R47.5m paid for 5km road

2013-04-21 14:00

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Over a 5km stretch of North West road, wasteful expenditure has cost taxpayers R47.5?million – and counting.

Three government construction projects lie along the stretch, which takes travellers to the Skilpadhek border post separating South Africa and Botswana.

Contracts for the three projects were all fast-tracked in the run-up to the 2010 World Cup, which the department of public works’ legal adviser, Phillip Masilo, describes as “the looting period”.

Officials from the department are implicated in the misspending.

Five kilometres before you reach the border post, on Lobatse Road, you pass empty tracts of land, earmarked for houses in a R374?million public works project that never got off the ground – though R33?million was spent on it.

That amount excludes about R11?million the department paid to the construction company for insurance purposes.

The project was cancelled after Mvela Phanda Construction (not to be confused with Tokyo Sexwale’s Mvelaphanda) deemed the land unsuitable for any building project.

This was after it discovered the ground – the site of a former mine – was full of sinkholes.

It is not clear why the department’s research into the viability of the land for development did not reveal this.

Public works says it is investigating, and is now suing its former acting director-general, Solly Malebye, and Mvela Phanda.

In papers before the North Gauteng High Court, the department is claiming R50?million from them.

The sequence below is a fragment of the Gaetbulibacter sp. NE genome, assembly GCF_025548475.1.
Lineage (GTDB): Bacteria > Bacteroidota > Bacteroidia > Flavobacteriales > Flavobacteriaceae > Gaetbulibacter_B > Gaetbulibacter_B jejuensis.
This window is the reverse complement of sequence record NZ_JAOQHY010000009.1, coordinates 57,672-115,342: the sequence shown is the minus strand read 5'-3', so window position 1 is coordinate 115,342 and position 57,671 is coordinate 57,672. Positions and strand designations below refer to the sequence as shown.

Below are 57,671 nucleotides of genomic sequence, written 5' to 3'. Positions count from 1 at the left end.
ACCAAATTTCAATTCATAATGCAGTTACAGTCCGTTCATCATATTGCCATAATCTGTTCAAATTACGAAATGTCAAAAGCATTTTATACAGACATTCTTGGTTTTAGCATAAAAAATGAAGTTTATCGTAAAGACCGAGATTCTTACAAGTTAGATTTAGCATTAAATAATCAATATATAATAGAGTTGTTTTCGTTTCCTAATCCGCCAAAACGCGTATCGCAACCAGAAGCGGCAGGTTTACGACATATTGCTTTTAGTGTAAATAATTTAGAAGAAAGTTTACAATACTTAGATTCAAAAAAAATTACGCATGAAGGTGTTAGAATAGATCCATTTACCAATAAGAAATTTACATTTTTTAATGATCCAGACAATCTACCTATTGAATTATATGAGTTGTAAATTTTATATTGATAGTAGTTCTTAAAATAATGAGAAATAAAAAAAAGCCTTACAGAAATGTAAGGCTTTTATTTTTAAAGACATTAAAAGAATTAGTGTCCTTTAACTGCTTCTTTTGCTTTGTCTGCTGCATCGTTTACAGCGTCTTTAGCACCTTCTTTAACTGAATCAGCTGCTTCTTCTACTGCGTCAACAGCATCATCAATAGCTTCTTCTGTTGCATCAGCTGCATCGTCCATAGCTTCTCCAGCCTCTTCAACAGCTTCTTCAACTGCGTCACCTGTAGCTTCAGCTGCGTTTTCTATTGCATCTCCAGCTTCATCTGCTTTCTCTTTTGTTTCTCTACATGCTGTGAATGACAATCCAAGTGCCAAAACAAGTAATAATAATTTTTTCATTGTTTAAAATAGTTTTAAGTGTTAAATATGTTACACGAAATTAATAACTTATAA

It argues Malebye “intentionally” paid Mvela Phanda, knowing the department did not owe the company any money for cancelling the contract.

Malebye and Mvela Phanda – which has since been bought by construction company Basil Read – have refused to repay the money.

Malebye argues he did nothing wrong and the department had agreed to the cancellation fee.

Said Masilo: “Before the World Cup, government wanted to improve borders before the influx of people. The Skilpadhek project was going to be a residential area for people working on the border. When the department looked at the settlement paid to Mvela Phanda, it was clear the department was not supposed to pay a cent.”

Drive on a little and you reach the Skilpadhek border. Here, two projects have ground to an expensive halt.

In 2008, construction started on a new border-post structure meant to make Skilpadhek more user-friendly.

Its cost was estimated at R205?million and the project was supposed to finish before June 2010.

But the tender was awarded in 2008, at a cost of R244?million. Since then, that figure has grown by R18?million – and work is still not finished.

The new deadline is July, but workers at the site told City Press this would not be met either.

At the same spot, there’s an office block, which was supposed to house border-post officials.

The Special Investigating Unit found R3.5?million was paid to a project-management firm, Karabo Joint Venture, without any supporting documents.

Masilo said seven senior officials from the department were facing disciplinary action for authorising the payments for this project without documents.

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